Market Update | August 2023
Bear Steepening in the U.S.
Yields on 10-year U.S. Treasuries spiked in August, rising as much as 40 basis points from where they began the month. The result has been a rare bear steepening, where long-term yields rise faster than short-term yields. Historically, bond markets have found themselves in the midst of a bear steepening only 10% of the time and rarely this far into a tightening cycle. The increase in yields has been primarily driven by expectations for higher economic growth and tighter monetary policy. Additionally, several technical factors such as supply/demand imbalances in the Treasury market, spillover effects from recent tweaks in Japan’s yield curve control program, and Fitch’s recent downgrade of the U.S. credit rating could be contributing to the increase in yields. Given the critical and numerous roles the 10-year Treasury plays throughout markets, deciphering the future path for yields will have wide-reaching investment implications.
Long-term nominal bond yields can be decomposed into four key components: real yields, inflation breakeven rates, real risk premium, and inflation risk premium. Changes in these components are primarily driven by changes in the prevailing macroeconomic environment. The real yield, also known as the real interest rate, reflects the compensation you receive for lending money adjusted for expected inflation. Real yields are essentially a proxy for future economic growth so as growth expectations increase, so do real yields. Next, inflation breakevens give investors an idea of the market’s anticipation of future inflation rates. This is calculated by comparing the yields of Treasury Inflation-Protected Securities (TIPS) and nominal Treasury bonds of the same maturity. Higher inflation breakevens suggest that investors expect inflation to increase, influencing the overall yield.
Moving on, the real risk premium compensates investors for the risks associated with holding onto an investment as time goes on. It captures factors like economic uncertainties and market volatility. During uncertain times, market participants will demand a higher real risk premium, which in turn affects the nominal yield. Lastly, the inflation risk premium accounts for the uncertainty linked to future inflation rates. If investors predict higher inflation than initially thought, they’ll want a higher premium to counter the potential decrease in purchasing power. As a result, an increase in the inflation risk premium contributes to higher nominal yields.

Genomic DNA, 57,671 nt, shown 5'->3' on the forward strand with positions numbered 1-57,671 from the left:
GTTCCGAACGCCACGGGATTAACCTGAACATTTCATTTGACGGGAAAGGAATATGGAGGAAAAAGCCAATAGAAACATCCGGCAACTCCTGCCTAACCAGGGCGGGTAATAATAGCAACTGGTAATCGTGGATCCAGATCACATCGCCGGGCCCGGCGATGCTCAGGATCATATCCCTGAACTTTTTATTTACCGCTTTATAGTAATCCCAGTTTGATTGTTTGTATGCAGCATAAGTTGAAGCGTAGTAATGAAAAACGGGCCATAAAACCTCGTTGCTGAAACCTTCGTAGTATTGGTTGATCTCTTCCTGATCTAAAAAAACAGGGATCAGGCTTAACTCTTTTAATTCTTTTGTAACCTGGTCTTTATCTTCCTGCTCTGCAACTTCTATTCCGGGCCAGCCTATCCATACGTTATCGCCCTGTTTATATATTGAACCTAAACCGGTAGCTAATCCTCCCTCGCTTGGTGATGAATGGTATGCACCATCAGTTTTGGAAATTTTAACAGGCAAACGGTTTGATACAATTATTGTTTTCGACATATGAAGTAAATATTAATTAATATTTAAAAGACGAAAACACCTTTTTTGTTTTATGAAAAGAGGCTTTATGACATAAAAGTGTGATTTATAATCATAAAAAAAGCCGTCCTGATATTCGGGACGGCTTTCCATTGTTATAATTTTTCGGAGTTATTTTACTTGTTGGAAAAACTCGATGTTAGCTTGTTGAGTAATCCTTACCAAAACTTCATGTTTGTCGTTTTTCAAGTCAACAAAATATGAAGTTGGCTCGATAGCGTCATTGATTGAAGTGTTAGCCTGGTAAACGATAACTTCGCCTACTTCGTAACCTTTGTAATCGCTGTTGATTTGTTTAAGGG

With that in mind, we can more clearly observe what is putting upward pressure on yields. Incoming economic data continues to defy weaker leading indicators, pushing real yields higher. Payrolls expanded another 187,000 in July and the unemployment rate ticked down to 3.5%. Retail sales continue to come in stronger than expected as consumers show no signs of pulling back on spending. Finally, housing starts surged in July as a shortage of previously owned homes persists. As a result, the most recent estimate for 3rd quarter GDP from the Atlanta Fed is 5.9%. Additionally, the Fed continues to signal that rate cuts won’t materialize until 2024 as inflation continues to decline. Accordingly, yields moved higher as market participants have pushed out their expectations for rate cuts in response to the growing likelihood that the Fed will keep rates higher for longer.
At the same time, some technical factors have likely played a role in moving yields higher over recent weeks. The U.S. Treasury lifted its estimate for federal borrowing in 3Q23 and 4Q23 to $1 trillion and $852 billion, respectively. Additionally, they had to issue more debt in the wake of the debt ceiling standoff to refill the Treasury General Account (TGA). This additional supply comes at a time when the Fed is shrinking its holdings of Treasuries, so the combined effect will be a large increase in Treasury supply that the market will have to absorb. Additionally, the Bank of Japan announced they will allow interest rates to rise more freely in a surprise tweak to their yield curve control policy. The loosening of yield curve control could weaken foreign demand for U.S. Treasuries as Japanese government bonds will look more attractive if Japanese rates rise enough. Finally, the Fitch downgrade of U.S. debt could translate to higher yields as investors may perceive higher credit risk with U.S. government debt. However, given how short-lived the market reaction was to the downgrade, this is likely not playing a material role.
Higher long-term rates would persist if growth continued to defy expectations or if inflation proves stickier than expected. At this point, we think it’s prudent for investors to extend duration and lock in higher yields. Rate volatility should be lower moving forward as the Fed is nearing the end of its tightening cycle. Also, as inflation continues to decline, and the growth outlook is repriced higher forward rate volatility should be driven lower in response to lower macro uncertainty. While allocating more to fixed income at this point makes sense, that shouldn’t be construed as a recommendation to reduce overall portfolio risk. While equities can struggle with higher yields, especially when valuations are stretched, that isn’t always the case. The S&P 500 returned an average of 9.5% in the 12 months following past episodes of bear steepening. This makes sense considering the message from the bond market is that growth is stronger than expected and monetary policy isn’t too tight at this point. We may be moving to an environment of structurally higher medium/long-term yields, but the sharp moves of the last few weeks are unlikely to sustain especially if both inflation and growth start cooling simultaneously.